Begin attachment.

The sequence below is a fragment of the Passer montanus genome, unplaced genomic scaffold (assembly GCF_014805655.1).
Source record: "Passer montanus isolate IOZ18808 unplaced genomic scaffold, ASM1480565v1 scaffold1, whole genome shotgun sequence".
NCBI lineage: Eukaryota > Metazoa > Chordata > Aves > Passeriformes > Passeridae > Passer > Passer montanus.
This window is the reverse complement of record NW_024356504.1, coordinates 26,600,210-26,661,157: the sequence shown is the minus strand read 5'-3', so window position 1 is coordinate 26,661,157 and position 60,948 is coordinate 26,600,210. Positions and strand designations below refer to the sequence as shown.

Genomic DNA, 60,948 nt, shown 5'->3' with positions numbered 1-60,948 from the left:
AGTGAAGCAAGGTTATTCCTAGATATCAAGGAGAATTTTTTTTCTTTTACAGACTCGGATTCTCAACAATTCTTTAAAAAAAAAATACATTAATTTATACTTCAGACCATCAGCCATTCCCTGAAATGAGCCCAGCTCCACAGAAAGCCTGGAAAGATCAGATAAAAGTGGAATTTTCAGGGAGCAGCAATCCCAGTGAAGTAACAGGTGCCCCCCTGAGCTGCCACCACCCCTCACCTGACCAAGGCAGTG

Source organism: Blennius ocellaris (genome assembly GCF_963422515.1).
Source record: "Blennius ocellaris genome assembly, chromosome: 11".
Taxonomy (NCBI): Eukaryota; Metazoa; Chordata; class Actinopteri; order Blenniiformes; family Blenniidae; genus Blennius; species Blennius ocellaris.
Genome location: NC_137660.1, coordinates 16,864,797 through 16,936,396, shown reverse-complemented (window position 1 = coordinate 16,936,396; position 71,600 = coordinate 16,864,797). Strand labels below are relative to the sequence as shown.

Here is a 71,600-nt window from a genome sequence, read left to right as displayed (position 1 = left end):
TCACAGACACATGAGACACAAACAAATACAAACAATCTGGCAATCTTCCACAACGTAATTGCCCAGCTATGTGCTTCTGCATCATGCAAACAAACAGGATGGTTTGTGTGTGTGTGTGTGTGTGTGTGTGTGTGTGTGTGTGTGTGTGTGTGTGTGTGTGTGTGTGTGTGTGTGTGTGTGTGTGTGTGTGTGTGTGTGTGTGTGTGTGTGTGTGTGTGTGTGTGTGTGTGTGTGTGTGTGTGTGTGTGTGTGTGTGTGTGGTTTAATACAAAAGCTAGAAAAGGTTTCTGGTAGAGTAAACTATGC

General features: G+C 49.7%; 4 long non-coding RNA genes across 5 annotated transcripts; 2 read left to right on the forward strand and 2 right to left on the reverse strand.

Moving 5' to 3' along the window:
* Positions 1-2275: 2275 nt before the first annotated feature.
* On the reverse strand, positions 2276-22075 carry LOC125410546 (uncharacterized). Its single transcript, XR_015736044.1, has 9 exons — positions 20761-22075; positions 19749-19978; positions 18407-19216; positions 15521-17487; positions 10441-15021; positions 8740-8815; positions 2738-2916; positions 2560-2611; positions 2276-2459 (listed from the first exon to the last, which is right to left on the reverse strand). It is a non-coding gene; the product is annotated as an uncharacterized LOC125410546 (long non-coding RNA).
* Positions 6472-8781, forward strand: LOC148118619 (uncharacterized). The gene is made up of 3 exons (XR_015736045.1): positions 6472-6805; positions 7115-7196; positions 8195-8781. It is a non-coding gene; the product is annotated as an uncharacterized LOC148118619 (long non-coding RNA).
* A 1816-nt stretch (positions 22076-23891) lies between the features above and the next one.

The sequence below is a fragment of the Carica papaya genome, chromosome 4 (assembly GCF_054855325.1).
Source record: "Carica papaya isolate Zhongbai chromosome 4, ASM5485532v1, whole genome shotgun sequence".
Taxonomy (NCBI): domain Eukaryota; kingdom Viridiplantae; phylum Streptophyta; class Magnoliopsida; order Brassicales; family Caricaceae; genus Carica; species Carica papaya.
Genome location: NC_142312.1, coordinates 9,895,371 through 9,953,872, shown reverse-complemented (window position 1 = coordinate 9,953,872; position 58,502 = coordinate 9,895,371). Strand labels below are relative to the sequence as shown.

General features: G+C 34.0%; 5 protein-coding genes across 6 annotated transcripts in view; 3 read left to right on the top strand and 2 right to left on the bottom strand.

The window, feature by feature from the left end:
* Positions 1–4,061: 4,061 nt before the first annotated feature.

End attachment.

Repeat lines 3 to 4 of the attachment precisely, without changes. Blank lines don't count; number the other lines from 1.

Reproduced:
NCBI lineage: Eukaryota > Metazoa > Chordata > Aves > Passeriformes > Passeridae > Passer > Passer montanus.
This window is the reverse complement of record NW_024356504.1, coordinates 26,600,210-26,661,157: the sequence shown is the minus strand read 5'-3', so window position 1 is coordinate 26,661,157 and position 60,948 is coordinate 26,600,210. Positions and strand designations below refer to the sequence as shown.